My baby turned eleven years old yesterday. He is such a third kid. He has always been easy going, a go-with-the-flow, happy and good natured kid. I felt like he was wired that way being born into a pretty high energy family that was on the go constantly from the day he was born. His sister brought home chicken pox to the family three days before he was born. He got two pox. He's always been that kind of child. Some call it "low maintenance." I call it a blessing.
Anyway, we sang him the birthday song and in the second verse, every time we sang "how old are you?", he would extend his arms overhead like a number 11, shouting "Eleven!" After the song concluded and the hard to extinguish sparkler candles blown out, he added "I'm a Palindrome!" His teachers will be delighted to know that he's listening to them. I know I was thrilled by his working knowledge of this word. Thank you Mrs. Ojeda.
He is only 2 inches shorter than me now. Not that I break any height records or anything, but looking him in the eye and working really hard to put my arm up, over, THEN around his shoulder is a humbling experience. By next year, he'll be looking down on me as if from Mount Olympus in his favorite Percy Jackson Series. I'm sure he'd tell me he's Zeus. I am holding onto these sweet moments as he enters manhood but still has boyish dreams and ways. I am so very blessed to have him and his sisters lead me through the maze that is motherhood. They are great kids and fill me with pride every day. They have their challenges, but don't we all? The secret is to maximize the "awesomesauceness" (currently my son's favorite word via our neighbor Mindy) and minimize the challenges. Soon, they will learn to automatically do this themselves. Then we should get to be grandparents if everything goes according to plan. And begin all over again, only we get to be in the "permanently spoiling" mode.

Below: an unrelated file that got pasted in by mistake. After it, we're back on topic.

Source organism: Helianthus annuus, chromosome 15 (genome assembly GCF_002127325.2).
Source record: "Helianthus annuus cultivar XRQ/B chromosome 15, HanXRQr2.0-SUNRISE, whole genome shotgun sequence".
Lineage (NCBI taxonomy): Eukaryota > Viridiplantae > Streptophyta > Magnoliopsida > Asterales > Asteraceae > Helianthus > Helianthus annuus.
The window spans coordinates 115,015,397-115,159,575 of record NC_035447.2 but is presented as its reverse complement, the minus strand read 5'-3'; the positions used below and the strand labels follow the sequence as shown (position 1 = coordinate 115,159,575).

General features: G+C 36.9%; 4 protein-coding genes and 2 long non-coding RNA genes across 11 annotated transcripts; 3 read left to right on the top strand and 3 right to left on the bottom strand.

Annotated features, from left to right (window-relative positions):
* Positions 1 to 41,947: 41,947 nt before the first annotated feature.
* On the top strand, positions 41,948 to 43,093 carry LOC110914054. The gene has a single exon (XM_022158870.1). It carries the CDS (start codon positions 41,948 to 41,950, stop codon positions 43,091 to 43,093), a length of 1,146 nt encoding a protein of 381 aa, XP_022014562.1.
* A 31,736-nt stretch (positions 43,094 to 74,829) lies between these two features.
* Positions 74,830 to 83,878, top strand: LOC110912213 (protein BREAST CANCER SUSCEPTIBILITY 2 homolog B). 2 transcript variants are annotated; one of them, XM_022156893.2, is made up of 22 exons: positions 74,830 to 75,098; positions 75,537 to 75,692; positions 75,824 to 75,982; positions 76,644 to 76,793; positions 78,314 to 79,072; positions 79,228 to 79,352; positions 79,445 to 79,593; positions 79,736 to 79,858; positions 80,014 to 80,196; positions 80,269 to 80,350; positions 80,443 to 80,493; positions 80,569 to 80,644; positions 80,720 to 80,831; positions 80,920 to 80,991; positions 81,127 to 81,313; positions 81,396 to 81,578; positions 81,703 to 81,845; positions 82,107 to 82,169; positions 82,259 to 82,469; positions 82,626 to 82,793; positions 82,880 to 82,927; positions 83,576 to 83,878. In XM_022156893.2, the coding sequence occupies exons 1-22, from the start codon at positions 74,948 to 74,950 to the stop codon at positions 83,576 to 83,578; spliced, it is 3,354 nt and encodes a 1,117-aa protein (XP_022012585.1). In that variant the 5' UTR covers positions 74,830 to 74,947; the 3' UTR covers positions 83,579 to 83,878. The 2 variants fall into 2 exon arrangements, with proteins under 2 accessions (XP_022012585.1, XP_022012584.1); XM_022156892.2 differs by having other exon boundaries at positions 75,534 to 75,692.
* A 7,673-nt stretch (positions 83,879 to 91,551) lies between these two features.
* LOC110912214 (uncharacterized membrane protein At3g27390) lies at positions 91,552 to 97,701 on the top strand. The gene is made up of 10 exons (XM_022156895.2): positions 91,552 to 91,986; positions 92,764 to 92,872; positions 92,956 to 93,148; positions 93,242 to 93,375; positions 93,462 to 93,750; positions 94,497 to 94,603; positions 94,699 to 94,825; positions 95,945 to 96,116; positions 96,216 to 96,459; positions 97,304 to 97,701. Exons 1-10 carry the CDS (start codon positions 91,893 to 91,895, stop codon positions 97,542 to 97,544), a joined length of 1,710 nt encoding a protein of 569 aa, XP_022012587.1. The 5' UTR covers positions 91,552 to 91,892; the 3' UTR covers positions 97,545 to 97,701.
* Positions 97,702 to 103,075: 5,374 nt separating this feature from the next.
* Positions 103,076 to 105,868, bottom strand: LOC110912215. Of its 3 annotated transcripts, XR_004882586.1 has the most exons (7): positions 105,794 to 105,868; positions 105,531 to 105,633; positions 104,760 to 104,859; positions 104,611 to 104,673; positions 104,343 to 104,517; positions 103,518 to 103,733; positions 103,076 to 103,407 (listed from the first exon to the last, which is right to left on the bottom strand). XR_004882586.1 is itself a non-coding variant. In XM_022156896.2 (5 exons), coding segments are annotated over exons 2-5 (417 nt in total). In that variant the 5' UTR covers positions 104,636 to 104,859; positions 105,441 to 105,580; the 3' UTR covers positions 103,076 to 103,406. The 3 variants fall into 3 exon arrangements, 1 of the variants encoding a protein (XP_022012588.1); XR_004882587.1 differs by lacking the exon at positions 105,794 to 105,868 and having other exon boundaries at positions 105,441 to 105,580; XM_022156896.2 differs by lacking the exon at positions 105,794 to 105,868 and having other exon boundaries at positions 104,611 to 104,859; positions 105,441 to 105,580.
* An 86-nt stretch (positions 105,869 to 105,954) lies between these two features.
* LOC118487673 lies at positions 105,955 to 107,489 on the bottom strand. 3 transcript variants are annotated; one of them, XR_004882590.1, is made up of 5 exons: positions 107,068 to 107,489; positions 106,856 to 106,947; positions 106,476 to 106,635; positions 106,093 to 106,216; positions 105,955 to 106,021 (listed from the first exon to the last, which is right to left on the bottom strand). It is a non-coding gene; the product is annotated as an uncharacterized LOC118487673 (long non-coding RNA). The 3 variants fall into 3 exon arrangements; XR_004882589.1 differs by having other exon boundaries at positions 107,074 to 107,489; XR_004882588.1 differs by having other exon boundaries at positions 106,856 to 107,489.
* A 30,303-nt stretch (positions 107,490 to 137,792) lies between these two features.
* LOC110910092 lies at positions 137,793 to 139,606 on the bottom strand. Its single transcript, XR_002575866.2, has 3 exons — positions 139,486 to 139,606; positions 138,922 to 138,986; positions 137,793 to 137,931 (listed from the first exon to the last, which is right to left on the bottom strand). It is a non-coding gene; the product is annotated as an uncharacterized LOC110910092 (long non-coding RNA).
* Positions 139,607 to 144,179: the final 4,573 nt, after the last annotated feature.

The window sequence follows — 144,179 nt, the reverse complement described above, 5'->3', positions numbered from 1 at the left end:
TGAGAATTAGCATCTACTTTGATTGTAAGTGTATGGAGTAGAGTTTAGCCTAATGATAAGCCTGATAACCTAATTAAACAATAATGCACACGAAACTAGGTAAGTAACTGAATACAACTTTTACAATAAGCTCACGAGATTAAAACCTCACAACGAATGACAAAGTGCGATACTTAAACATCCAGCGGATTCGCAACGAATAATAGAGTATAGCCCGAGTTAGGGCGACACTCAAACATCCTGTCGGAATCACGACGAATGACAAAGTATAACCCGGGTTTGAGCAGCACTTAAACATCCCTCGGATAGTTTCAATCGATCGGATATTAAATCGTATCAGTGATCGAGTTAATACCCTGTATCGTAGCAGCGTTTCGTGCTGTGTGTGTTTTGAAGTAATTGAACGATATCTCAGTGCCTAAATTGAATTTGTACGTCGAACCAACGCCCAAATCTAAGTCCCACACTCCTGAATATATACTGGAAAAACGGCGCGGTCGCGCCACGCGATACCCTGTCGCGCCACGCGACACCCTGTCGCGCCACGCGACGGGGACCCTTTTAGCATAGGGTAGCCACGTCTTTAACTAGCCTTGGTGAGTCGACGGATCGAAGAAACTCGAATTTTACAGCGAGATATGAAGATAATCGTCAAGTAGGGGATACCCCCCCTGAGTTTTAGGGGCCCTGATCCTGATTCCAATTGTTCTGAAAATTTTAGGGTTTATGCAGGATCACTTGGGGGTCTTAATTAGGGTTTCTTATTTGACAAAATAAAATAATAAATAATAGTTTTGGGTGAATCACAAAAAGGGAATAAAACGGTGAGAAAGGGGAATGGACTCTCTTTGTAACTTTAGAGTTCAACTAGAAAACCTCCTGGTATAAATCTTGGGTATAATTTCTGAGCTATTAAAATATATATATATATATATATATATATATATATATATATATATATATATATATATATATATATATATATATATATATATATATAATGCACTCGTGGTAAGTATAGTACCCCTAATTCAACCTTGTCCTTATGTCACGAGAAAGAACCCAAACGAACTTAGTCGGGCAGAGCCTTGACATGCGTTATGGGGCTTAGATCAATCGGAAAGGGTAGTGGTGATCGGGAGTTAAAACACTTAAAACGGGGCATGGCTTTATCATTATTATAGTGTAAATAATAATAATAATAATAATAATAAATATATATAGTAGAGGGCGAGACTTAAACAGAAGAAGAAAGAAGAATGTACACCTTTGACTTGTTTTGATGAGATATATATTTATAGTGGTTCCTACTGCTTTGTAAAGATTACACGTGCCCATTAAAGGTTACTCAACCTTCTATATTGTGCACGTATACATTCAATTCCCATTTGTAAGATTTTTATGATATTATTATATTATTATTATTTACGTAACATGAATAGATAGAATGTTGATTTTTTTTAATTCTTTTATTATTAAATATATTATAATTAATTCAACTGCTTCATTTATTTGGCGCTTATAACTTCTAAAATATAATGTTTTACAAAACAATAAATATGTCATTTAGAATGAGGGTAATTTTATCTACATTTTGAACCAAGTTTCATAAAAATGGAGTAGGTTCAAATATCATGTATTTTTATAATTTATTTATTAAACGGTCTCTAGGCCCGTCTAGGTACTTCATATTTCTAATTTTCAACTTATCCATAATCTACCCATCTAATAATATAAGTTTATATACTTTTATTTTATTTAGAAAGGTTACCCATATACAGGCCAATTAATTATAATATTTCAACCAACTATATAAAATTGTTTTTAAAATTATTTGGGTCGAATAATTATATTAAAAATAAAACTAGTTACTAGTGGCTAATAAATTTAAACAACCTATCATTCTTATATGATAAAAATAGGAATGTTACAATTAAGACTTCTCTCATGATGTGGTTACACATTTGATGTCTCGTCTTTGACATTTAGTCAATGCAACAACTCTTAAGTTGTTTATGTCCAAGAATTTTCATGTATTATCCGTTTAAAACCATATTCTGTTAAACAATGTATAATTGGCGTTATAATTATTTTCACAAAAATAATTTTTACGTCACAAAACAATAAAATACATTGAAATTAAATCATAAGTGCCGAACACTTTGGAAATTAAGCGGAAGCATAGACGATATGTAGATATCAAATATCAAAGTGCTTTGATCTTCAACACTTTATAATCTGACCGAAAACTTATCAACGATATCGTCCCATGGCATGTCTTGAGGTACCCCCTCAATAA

My oldest brought her little New Year's Eve babysitting charges over to have dinner and watch a movie with us. Apparently I thought I was going to be feeding an army of teenagers instead of two little boys age 5 and 6. There was enough soda to float a battleship. The boys indulged copiously. My daughter said, "Oh God mom, I just had this premonition of my kids visiting you, being hyped up on sugar by Gramma Hammann and sent home to me in this state with an evil laugh emanating from you. I'm seeing my future here." I told her that the secret was to just keep ahead of them and there would be no worries. She laughed but kept her eye on the boys just the same...
Hug your baby today and read him or her a book for old times sake, even if that child is 40 years old. Gather up a few generations and go for it. I recommend anything by Dr. Seuss. My personal favorite is "Oh the Places You'll Go!" but any Seuss with that unique cadence of his will do. It makes it so much fun to read aloud.